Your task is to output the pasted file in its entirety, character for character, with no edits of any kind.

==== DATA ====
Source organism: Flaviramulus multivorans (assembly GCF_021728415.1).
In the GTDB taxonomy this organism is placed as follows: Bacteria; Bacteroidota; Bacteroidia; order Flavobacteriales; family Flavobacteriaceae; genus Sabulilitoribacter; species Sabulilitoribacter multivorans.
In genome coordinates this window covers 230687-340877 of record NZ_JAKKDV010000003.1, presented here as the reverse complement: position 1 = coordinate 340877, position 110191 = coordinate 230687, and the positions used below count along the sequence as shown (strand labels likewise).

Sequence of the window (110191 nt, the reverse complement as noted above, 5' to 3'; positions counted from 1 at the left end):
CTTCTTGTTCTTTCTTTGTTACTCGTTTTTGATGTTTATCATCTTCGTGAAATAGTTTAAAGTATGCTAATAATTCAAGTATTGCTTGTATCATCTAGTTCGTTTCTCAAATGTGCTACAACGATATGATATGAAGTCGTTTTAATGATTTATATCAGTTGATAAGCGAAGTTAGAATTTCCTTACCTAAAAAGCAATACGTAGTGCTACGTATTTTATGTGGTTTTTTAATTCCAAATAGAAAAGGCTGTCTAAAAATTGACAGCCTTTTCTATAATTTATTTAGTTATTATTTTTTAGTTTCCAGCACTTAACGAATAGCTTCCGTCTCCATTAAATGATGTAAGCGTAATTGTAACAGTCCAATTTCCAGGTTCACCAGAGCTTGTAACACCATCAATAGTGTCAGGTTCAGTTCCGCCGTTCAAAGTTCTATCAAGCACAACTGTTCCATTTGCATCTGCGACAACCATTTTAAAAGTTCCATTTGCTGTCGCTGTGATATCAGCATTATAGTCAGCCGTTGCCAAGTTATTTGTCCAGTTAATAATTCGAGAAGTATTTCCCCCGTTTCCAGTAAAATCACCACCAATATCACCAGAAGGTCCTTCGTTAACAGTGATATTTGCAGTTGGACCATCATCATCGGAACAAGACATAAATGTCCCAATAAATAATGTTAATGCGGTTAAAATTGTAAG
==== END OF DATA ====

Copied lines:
Source organism: Flaviramulus multivorans (assembly GCF_021728415.1).
In the GTDB taxonomy this organism is placed as follows: Bacteria; Bacteroidota; Bacteroidia; order Flavobacteriales; family Flavobacteriaceae; genus Sabulilitoribacter; species Sabulilitoribacter multivorans.
In genome coordinates this window covers 230687-340877 of record NZ_JAKKDV010000003.1, presented here as the reverse complement: position 1 = coordinate 340877, position 110191 = coordinate 230687, and the positions used below count along the sequence as shown (strand labels likewise).

Sequence of the window (110191 nt, the reverse complement as noted above, 5' to 3'; positions counted from 1 at the left end):
CTTCTTGTTCTTTCTTTGTTACTCGTTTTTGATGTTTATCATCTTCGTGAAATAGTTTAAAGTATGCTAATAATTCAAGTATTGCTTGTATCATCTAGTTCGTTTCTCAAATGTGCTACAACGATATGATATGAAGTCGTTTTAATGATTTATATCAGTTGATAAGCGAAGTTAGAATTTCCTTACCTAAAAAGCAATACGTAGTGCTACGTATTTTATGTGGTTTTTTAATTCCAAATAGAAAAGGCTGTCTAAAAATTGACAGCCTTTTCTATAATTTATTTAGTTATTATTTTTTAGTTTCCAGCACTTAACGAATAGCTTCCGTCTCCATTAAATGATGTAAGCGTAATTGTAACAGTCCAATTTCCAGGTTCACCAGAGCTTGTAACACCATCAATAGTGTCAGGTTCAGTTCCGCCGTTCAAAGTTCTATCAAGCACAACTGTTCCATTTGCATCTGCGACAACCATTTTAAAAGTTCCATTTGCTGTCGCTGTGATATCAGCATTATAGTCAGCCGTTGCCAAGTTATTTGTCCAGTTAATAATTCGAGAAGTATTTCCCCCGTTTCCAGTAAAATCACCACCAATATCACCAGAAGGTCCTTCGTTAACAGTGATATTTGCAGTTGGACCATCATCATCGGAACAAGACATAAATGTCCCAATAAATAATGTTAATGCGGTTAAAATTGTAAG